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Eight in LA area caught up in nationwide Medicare fraud bust

WASHINGTON, DC - MARCH 19:  U.S. Attorney General Eric Holder listens during an announcement at the Justice Department March 19, 2014 in Washington, DC. The Justice Department announced a deferred prosecution agreement with a $1.2 billion fine regarding Toyota Motor Corporation’s misleading to its consumers on the unintended acceleration issues in the cars the company manufactured.  (Photo by Alex Wong/Getty Images)
Alex Wong/Getty Images
Attorney General Eric Holder joined with Health and Human Services Secretary Kathleen Sebelius to announce the Medicare fraud indictments.

Eight of the people charged in Tuesday's nationwide Medicare fraud crackdown operated in the Los Angeles area, and were responsible for $32 million in fraudulent billing, according to federal authorities.

All told, the government's Medicare Fraud Strike Force charged 90 health care workers, including doctors and suppliers, for allegedly bilking Medicare out of $260 million.

The Medicare Fraud Strike Force charged people in six cities, including Los Angeles. The Strike Force is part of the Health Care Fraud Prevention & Enforcement Action Team, a joint initiative of the Justice Department and the Health and Human Services Department. 

RELATED: Medicare Fraud Strike Force announcement, remarks, and the indictments

Among the eight in the Los Angeles area, two are doctors, several run medical supply companies and the rest are marketers, whose job it is to bring Medicare beneficiaries to the doctors. The group is responsible for $32 million in fraudulent payments for equipment that was not necessary and for treatments that were never provided, according to the government.

"The crimes charged represent the face of health care fraud today – doctors billing for services that were never rendered, supply companies providing motorized wheelchairs that were never needed, recruiters paying kickbacks to get Medicare billing numbers of patients," said David O’Neil, assistant attorney general for the Strike Force. "The fraud was rampant, it was brazen, and it permeated every part of the Medicare system."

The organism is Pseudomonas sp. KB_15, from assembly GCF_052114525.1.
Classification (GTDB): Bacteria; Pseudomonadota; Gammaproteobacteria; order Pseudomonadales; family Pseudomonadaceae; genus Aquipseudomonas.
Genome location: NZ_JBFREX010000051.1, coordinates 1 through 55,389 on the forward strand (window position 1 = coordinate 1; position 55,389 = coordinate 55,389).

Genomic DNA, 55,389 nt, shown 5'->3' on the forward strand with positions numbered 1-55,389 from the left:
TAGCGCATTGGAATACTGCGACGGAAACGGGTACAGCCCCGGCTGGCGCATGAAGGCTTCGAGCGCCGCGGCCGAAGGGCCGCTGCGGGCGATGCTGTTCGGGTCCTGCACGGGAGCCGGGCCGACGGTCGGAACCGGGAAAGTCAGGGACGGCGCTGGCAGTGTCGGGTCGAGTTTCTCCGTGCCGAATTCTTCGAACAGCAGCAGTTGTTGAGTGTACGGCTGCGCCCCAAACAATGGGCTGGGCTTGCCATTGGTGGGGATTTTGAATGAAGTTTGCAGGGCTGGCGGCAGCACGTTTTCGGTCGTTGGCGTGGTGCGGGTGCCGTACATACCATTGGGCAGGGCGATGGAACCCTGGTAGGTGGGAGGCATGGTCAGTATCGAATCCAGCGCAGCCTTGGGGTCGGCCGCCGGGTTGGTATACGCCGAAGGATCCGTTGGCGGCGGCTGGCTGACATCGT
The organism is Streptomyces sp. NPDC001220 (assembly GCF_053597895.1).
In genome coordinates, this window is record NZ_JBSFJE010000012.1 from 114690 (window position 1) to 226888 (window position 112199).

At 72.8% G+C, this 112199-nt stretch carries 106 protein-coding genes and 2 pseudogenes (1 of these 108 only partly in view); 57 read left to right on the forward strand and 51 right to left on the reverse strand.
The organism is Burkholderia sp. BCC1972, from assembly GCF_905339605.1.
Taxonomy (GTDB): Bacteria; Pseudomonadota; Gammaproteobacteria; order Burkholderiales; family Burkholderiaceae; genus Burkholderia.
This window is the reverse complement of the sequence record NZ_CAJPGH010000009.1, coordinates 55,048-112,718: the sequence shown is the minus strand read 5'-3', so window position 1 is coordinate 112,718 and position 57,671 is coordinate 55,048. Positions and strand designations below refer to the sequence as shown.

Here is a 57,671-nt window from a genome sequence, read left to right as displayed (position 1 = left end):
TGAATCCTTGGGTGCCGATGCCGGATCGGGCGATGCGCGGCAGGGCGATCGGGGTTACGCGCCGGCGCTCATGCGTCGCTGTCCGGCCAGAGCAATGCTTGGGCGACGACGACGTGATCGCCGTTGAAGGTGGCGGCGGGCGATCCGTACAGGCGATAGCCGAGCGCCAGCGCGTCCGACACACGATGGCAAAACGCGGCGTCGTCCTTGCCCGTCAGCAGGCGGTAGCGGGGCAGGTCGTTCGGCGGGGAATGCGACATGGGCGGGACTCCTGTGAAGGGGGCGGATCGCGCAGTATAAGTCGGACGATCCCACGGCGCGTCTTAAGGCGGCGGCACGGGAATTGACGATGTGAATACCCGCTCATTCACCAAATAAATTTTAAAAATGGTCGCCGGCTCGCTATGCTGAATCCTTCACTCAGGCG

Below are the individuals charged in California on Tuesday:

  • Robert A. Glazer, doctor at Glazer Medical Clinic in Los Angeles.  Glazer allegedly billed for services that were never provided. He also allegedly received kickbacks for signing home health certificates that were not necessary and for prescribing equipment like power wheelchairs that were not needed. Between 2006 and 2014 Glazer was paid $735,000 by Medicare. Medical equipment companies were paid $2.6 million based on Glazer’s false prescriptions and Home Health Agencies received $16.4 million based on Glazer’s prescriptions. Glazer's office did not return a call seeking comment.                                                                                                              
  • Sylvia Ogbenyeanu Walter-Eze, Judith Bongcayoa Estrella and Wilmer David Guzman. Walter-Eze is owner of Ezcore 900, a durable medical equipment company in Valencia.  Estrella and Guzman were marketers that brought Medicare patients to Ezcore. Walter-Eze is accused of filing false and fraudulent claims for power wheelchairs and accessories to Medicare. The company received nearly $2 million in payments from Medicare. The phone number for Ezcore 900 was disconnected, and the link to the company's website is no longer functional. KPCC was unable to reach Estrella or Guzman to seek comment.                                                        
  • Zoila O’Brien, patient recruiter/marketer for a medical equipment company. According to the court documents, she found Medicare beneficiaries and took them to a doctor for prescriptions they didn’t need and worked with the medical supplier to submit fraudulent claims. The indictment says she received $600 to $700 per beneficiary she found. In total, the court file alleges, the company she worked with was paid 356,000. KPCC was unable to reach O'Brian to seek comment.  
  • Eucharia Okeke, owner of Eastern Medical Supply in Inglewood. The indictment alleges she worked with a doctor who wrote fraudulent prescriptions for power wheelchairs. The lawsuit says she would pay marketers and doctors kickbacks for referring Medicare beneficiaries. Okeke’s company received $311,000 in payment. The phone number for Eastern Medical Supply was disconnected.                                             
  • Jason Ling, medical doctor in Spring Valley, near San Diego. He wrote unnecessary prescriptions for Medicare recipients. He was working with Eucharia Okeke (above). His alleged activities resulted in payment of about $311,000 from Medicare. Ling did not return KPCC's call seeking comment.                                                      
  • Hakop Gambaryan, owner of Colonial Medical Supply in Van Nuys. According to the court documents Gambaryan was paid $1.7 million by Medicare for false and fraudulent claims. Gambaryan did not return KPCC's call seeking comment.